Results: Overall remission rates (by intention to treat) were 20% (4/20) for PEN1, 52% (12/23) for PEN2, and 79% (15/19) for steroids (overall p=0.001; p<0.0005 steroids v PEN1, and p=0.056 PEN2 v PEN1). After excluding those patients who were non-compliant during the first week (per protocol analysis), remission rates were 27%, 63%, and 79%, respectively (p=0.008, steroids and PEN2 v PEN1). After adjusting for confounding variables, PEN1 remained significantly associated with a poor response.

Conclusion: The type of dietary fat may be of importance for the primary therapeutic effect of enteral nutrition in active Crohn's disease.

  • enteral nutrition
  • Crohn's disease
  • fat
  • CD, Crohn's disease
  • CRP, C reactive protein
  • VHAI, Van Hees' activity index
  • PEN, polymeric enteral nutrition
  • NRI, nutritional risk index
  • LRA, logistic regression analysis
  • MCT, medium chain triglycerides
  • LCT, long chain triglycerides
  • EN, enteral nutrition
  • MUFA, monounsaturated fatty acids
  • PUFA, polyunsaturated fatty acids
  • ESR, erythrocyte sedimentation rate
  • CDAI, Crohn's disease activity index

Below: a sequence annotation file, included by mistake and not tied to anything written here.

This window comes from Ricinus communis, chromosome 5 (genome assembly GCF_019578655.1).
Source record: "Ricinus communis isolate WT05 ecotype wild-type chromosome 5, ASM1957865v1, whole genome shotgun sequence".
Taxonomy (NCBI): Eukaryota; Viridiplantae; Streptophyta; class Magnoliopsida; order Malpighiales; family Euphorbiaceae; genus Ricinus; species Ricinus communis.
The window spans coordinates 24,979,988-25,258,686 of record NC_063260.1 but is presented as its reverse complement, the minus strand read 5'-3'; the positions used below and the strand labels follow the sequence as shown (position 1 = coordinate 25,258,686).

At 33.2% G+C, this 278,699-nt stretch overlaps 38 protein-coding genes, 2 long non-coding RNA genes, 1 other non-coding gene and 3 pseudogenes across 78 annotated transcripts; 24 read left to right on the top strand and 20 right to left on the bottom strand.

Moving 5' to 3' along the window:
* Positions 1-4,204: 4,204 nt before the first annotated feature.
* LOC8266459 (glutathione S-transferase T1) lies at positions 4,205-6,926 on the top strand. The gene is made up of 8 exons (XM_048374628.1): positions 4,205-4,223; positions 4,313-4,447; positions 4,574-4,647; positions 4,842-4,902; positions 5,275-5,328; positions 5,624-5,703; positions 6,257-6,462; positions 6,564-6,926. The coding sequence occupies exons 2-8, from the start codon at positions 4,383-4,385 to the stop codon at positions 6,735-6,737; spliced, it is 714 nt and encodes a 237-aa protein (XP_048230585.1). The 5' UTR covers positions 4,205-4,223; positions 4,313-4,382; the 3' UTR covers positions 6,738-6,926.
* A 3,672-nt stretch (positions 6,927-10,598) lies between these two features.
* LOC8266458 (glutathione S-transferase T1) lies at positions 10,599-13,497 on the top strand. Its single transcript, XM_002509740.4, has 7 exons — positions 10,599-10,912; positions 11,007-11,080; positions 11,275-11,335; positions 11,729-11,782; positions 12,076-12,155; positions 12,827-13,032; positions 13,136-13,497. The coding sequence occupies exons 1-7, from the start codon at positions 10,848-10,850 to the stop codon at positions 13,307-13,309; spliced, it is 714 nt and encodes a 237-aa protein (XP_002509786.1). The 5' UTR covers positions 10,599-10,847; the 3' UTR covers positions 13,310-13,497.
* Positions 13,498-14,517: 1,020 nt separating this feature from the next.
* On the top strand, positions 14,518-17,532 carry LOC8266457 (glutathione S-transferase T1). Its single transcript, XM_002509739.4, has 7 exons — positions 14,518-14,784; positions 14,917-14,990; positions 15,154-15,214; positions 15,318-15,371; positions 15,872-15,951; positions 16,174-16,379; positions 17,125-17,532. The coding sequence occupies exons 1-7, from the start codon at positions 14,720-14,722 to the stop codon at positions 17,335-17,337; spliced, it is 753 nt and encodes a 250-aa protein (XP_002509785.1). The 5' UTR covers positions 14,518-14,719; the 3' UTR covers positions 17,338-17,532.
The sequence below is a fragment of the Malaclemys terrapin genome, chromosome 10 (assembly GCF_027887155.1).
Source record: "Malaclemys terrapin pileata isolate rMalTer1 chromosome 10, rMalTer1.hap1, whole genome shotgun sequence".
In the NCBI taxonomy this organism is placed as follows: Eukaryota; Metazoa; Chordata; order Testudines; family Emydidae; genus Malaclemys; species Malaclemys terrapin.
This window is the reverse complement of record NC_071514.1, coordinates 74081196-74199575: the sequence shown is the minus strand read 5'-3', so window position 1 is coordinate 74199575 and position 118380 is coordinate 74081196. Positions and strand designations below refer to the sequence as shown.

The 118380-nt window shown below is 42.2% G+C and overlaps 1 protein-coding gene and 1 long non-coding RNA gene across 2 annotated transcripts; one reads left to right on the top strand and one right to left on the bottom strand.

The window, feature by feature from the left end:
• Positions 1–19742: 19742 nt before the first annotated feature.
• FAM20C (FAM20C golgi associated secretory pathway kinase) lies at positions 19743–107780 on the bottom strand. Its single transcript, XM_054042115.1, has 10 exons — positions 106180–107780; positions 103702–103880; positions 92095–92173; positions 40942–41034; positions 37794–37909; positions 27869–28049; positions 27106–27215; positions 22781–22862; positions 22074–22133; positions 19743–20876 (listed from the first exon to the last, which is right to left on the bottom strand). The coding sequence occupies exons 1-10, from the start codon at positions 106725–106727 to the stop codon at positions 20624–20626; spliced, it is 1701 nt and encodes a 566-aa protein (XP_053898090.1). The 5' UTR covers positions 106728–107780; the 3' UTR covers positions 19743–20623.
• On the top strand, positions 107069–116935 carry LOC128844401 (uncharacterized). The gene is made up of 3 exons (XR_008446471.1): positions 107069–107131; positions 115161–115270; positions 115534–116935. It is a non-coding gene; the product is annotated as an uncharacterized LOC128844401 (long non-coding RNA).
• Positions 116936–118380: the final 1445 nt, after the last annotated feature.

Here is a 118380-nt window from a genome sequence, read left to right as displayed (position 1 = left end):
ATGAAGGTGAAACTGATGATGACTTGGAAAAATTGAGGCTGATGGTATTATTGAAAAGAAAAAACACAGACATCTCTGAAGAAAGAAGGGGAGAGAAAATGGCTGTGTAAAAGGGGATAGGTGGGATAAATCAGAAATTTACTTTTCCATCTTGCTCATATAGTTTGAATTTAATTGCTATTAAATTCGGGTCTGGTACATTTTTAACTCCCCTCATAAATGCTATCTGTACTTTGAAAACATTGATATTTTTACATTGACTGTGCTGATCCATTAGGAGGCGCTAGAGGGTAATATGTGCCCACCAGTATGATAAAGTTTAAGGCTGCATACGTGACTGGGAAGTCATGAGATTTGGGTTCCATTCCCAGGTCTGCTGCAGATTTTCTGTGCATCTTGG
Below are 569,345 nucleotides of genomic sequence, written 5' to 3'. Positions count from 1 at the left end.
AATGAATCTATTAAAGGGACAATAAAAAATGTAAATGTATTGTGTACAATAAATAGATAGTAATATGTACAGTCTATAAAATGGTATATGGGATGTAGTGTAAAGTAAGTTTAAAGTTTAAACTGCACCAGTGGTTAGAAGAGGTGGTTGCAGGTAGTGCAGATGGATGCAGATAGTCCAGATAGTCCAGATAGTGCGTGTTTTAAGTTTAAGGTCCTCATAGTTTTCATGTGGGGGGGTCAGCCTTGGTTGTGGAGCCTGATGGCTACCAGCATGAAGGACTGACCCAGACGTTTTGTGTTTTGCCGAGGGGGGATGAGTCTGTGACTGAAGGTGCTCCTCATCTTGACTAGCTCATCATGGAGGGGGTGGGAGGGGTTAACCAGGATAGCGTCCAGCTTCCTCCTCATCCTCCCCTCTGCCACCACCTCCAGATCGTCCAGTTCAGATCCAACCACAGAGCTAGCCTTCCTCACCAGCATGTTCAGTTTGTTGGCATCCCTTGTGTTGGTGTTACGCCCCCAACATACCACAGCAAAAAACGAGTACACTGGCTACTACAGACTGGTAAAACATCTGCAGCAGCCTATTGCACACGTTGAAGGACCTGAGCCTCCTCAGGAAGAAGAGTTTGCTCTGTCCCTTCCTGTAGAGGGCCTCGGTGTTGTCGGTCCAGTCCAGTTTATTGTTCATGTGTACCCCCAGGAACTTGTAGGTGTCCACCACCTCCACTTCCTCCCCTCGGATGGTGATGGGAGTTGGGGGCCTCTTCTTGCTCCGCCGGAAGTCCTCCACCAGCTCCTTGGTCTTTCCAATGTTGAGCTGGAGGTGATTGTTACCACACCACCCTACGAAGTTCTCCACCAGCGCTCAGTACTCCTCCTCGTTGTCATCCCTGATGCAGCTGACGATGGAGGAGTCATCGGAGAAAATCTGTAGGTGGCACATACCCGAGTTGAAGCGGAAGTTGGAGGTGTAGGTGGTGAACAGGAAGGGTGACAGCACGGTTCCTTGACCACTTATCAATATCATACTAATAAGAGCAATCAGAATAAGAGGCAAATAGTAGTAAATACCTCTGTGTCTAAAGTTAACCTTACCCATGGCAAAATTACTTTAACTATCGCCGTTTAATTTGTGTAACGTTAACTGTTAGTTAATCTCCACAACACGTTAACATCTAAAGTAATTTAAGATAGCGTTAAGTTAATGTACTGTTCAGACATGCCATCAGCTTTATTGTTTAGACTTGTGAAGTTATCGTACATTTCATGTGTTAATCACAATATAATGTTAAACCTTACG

Statistics from

Three meta-analyses of randomised controlled trials comparing steroids and enteral nutrition (EN) in the treatment of active Crohn's disease (CD) showed that although steroids are more effective, the overall remission rate by intention to treat after EN is 60%,1–,3 substantially higher than the placebo response in trials evaluating drugs for CD.4–,6 Composite data from large uncontrolled and controlled series of EN in CD, after excluding non-compliant patients, also provide interesting information.7 Mean remission rate in adult patients treated for at least two weeks was 79% (42–100%; n=549) with amino acid based diets, and 70% (36–90%; n=124) with whole protein based formulas, indicating that when tolerated, EN is an effective therapy for CD.